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When and how to pick eggplant

Eggplant is shiny when ready for picking.
Eggplant is shiny when ready for picking.
Wikimedia Commons Public Domain

I have a lot of experience growing eggplant. My dad loved it. So does my partner. I didn't used to be a big fan, but I've learned to like it in small bite sized chunks in my vegan dishes. It's packed with nutrition and it really does have a nice flavor once you get past the meaty texture. Eggplant isn't terribly hard to grow. Still, like most veggies, there is a right and a wrong time to harvest it. Here's some tips that might help.

Before the harvest

You can't pick eggplant if you don't grow it first. Eggplant is a hot weather vegetable. Start seeds indoors just a couple weeks before your tomatoes. Plant outdoors well after frost danger has subsided. The general rule is 12 inches apart. Eggplant requires good drainage and consistent watering. Take heed of this and your eggplants will be ripe for the picking in no time at all.


Most people are accustomed to buying the variety of eggplant known as "Black Beauty". These are dark purple, almost black in color. Hence the name. Actually, eggplant come in a variety of shapes, colors and sizes. They really do brighten up the garden. When a Black Beauty eggplant is ready, it will be shiny and reflect the light like a piece of black glass.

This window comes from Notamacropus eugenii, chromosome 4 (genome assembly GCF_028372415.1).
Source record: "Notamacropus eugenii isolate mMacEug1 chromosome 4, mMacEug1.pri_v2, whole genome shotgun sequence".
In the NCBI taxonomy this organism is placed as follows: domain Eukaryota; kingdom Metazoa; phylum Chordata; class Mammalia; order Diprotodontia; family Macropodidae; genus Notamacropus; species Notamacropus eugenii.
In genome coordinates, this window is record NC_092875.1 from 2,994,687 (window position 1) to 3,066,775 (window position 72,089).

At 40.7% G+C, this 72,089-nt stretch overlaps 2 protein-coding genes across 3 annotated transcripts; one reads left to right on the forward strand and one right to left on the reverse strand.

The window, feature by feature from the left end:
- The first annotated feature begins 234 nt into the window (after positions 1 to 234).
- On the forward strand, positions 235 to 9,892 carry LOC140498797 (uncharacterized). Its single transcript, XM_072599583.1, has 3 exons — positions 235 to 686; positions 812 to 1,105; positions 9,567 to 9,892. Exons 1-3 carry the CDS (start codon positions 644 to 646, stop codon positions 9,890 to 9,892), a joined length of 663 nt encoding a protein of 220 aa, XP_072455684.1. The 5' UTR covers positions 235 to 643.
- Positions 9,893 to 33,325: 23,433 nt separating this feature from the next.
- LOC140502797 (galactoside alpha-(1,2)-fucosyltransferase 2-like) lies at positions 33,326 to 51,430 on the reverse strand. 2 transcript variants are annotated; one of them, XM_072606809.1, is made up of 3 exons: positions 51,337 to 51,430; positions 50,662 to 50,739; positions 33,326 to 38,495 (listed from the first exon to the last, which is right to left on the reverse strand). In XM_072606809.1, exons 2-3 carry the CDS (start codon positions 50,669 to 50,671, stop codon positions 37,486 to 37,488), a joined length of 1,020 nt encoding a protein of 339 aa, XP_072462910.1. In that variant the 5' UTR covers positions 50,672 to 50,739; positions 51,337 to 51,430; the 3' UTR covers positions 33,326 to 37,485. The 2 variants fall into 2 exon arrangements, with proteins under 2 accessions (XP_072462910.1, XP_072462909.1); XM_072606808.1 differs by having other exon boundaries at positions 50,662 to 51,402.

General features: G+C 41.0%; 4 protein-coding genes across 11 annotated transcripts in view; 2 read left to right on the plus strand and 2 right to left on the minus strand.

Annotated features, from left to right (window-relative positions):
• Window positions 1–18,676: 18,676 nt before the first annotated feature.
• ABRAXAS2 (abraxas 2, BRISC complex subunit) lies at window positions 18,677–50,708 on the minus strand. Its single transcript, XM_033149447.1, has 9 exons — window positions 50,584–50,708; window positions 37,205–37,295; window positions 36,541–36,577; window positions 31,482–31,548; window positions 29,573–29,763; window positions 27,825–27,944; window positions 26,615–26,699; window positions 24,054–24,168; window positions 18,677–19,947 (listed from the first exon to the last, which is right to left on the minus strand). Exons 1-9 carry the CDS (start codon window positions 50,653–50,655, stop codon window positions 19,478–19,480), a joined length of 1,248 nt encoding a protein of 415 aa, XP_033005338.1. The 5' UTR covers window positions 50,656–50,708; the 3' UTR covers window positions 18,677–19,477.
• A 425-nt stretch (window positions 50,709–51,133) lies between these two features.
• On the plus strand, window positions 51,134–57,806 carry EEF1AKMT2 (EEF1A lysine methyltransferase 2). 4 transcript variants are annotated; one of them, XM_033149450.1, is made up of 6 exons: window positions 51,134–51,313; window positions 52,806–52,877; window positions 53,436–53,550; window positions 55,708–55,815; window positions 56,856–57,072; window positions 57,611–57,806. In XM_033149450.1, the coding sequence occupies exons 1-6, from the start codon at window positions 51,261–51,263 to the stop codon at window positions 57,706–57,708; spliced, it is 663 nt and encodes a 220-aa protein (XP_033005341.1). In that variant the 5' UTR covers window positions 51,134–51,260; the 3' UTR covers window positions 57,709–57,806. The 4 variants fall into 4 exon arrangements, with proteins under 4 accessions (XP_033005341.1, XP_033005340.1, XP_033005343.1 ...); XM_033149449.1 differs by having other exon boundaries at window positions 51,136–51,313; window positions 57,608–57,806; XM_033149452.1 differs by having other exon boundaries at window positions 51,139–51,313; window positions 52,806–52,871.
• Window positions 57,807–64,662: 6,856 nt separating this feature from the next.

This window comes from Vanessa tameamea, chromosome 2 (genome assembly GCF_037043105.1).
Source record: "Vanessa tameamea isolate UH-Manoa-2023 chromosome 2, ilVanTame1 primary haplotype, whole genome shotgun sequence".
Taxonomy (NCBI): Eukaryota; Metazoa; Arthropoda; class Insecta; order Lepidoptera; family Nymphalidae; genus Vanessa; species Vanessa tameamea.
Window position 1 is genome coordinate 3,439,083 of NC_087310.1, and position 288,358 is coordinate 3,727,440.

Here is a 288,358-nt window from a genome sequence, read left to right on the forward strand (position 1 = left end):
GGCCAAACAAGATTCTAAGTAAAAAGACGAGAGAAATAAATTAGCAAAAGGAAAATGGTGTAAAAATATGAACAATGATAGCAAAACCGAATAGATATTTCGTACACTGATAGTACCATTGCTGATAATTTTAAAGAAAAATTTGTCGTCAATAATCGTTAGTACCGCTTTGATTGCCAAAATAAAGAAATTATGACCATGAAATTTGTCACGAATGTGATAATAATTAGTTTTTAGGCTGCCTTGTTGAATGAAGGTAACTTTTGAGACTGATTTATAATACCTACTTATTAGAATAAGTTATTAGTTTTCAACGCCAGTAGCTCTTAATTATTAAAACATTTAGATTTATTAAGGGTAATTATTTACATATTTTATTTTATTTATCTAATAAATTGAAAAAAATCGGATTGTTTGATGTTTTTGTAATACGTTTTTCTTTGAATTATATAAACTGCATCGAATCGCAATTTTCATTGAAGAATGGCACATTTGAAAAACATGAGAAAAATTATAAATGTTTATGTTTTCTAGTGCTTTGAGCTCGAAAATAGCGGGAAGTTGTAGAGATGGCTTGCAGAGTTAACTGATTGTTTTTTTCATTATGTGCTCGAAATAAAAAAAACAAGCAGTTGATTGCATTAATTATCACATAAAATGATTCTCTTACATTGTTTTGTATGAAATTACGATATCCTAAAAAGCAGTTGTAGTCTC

Size and shape

As I mentioned before, the sizes and shapes of eggplant vary. With all varieties of eggplant, the flavor is best when picked young. Size doesn't matter as much as the shine that tells you the eggplant is ripe for the picking. As for the Black Beauty, I recommend it be picked when just a little larger than your hand.

Picking eggplant

When picking eggplant be sure to wear gloves to protect your hands. Most eggplants are thorn bearing. Hold the eggplant lightly in the palm of your hand. Check to make sure it's ripe by looking for that glossy shine. Cut the stem about an inch above the eggplant with sharp scissors. This keeps the plant from being damaged so it can continue producing.

Portions of this article were previously published on a now closed Yahoo! property.

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